All of these terms are common, but what do they really mean?
Memorial services are remembrances of the deceased. Bodies, caskets, and cremated remains are not present at memorials. They’re often held before or after a formal funeral or burial (or in place of a funeral service). These ceremonies are usually a mix of formal and informal elements, and can be solemn occasions or celebrations of the deceased’s life. Anyone can lead a memorial service.
Funeral services are usually formal and typically include a burial or cremation, although a funeral service might take place a day or two before the burial. Bodies, caskets, and cremated remains are present at funerals. For this reason, they almost always take place at a funeral home, cemetery, or columbarium. Because they tend to be formal, funerals are most often performed by ordained ministers and other clergy.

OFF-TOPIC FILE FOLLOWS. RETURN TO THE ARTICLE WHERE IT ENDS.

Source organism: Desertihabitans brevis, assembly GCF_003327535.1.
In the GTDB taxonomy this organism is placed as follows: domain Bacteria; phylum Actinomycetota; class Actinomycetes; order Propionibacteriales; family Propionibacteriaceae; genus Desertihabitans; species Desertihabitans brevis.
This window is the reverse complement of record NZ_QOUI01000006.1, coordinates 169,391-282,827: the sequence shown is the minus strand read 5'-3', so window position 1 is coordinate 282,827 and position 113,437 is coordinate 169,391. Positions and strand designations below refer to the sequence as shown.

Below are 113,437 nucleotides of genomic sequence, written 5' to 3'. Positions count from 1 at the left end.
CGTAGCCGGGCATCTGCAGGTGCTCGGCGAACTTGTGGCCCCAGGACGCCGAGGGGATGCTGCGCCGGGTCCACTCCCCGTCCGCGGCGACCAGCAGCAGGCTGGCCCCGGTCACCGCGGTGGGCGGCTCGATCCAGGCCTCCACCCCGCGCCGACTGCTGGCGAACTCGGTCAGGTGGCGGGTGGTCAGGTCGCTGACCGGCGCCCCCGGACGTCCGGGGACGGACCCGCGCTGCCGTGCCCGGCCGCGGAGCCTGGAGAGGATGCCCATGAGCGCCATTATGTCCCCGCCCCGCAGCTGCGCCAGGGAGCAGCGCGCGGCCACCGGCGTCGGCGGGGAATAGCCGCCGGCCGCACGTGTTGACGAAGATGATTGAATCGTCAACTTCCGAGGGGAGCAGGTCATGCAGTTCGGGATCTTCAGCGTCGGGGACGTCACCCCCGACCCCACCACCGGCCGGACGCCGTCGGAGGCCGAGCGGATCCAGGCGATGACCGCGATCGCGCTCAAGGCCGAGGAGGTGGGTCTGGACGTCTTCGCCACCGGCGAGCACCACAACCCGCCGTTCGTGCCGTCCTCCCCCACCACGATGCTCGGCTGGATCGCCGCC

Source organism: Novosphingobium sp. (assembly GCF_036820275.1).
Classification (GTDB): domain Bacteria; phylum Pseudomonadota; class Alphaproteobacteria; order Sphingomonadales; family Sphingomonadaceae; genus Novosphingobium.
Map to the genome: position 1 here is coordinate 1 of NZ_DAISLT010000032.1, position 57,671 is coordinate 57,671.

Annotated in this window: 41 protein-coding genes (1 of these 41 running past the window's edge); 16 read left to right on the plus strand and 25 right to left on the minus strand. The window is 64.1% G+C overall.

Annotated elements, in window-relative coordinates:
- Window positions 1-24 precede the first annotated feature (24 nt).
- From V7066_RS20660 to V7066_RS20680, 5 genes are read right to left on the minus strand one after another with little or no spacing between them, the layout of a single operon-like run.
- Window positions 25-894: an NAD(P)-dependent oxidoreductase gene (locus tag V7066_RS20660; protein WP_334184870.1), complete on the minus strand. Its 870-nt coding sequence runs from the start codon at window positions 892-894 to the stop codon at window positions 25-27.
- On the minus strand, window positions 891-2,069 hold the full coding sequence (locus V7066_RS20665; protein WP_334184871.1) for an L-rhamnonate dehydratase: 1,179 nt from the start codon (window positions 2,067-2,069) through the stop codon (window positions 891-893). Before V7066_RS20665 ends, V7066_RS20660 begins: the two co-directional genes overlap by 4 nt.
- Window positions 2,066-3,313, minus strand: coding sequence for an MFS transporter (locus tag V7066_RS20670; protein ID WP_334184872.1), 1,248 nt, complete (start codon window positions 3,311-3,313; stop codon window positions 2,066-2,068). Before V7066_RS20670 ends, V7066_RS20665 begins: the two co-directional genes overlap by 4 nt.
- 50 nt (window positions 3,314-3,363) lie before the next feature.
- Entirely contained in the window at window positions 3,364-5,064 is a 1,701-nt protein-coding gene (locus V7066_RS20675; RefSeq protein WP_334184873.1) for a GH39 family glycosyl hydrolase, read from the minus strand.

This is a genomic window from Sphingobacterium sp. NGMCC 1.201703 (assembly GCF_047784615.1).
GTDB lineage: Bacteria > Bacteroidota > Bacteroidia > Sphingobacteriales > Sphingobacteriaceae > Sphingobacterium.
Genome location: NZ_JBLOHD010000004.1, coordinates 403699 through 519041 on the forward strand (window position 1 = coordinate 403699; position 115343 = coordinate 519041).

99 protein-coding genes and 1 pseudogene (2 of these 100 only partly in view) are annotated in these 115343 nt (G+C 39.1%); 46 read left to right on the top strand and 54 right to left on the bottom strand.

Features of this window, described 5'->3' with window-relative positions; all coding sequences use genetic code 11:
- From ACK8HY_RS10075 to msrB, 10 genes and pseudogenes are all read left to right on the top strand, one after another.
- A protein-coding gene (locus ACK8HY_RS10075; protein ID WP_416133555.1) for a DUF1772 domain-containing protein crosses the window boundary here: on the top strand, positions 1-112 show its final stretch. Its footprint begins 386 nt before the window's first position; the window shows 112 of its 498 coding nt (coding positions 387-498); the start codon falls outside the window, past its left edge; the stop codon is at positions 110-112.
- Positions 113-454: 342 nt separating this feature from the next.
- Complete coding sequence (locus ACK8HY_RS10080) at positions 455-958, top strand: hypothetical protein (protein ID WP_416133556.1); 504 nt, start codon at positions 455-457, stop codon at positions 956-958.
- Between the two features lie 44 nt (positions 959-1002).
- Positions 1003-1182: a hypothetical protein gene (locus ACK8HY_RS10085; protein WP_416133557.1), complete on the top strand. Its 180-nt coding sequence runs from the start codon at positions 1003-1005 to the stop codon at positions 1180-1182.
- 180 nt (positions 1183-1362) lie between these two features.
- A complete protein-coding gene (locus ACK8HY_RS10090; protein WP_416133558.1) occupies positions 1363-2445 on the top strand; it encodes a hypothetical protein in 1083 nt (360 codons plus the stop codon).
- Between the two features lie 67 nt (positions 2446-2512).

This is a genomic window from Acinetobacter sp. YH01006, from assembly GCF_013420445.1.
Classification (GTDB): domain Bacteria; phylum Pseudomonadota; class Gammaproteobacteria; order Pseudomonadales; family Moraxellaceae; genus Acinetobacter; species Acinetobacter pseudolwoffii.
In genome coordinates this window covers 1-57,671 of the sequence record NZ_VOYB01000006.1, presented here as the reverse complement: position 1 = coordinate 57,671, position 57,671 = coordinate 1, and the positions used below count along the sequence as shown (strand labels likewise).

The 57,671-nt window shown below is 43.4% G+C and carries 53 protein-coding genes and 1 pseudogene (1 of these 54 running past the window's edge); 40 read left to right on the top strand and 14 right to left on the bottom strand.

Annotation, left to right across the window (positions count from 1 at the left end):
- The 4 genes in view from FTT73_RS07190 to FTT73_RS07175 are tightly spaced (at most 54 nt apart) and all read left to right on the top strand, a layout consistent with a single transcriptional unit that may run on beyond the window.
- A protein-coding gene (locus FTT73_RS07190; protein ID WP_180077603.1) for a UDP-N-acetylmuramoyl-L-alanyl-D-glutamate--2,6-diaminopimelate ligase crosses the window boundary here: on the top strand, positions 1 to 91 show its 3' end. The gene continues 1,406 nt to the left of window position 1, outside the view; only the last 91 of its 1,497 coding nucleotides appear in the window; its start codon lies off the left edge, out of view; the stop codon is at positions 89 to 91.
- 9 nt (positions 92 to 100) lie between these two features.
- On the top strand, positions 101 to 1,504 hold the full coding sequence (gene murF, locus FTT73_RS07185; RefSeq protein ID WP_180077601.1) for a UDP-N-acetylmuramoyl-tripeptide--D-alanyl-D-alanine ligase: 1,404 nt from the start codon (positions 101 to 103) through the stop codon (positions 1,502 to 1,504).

Wakes and viewings are informal events that allow friends and family to mourn a loved one in the presence of others. Bodies, caskets, and cremated remains are present at these events. They’re often held at the deceased’s home but sometimes take place at a funeral home. Different cultures have different traditions for wakes and viewings. For example, ancient Celtic and Irish wakes were long parties that took place over a full night. Anyone can lead a wake or viewing.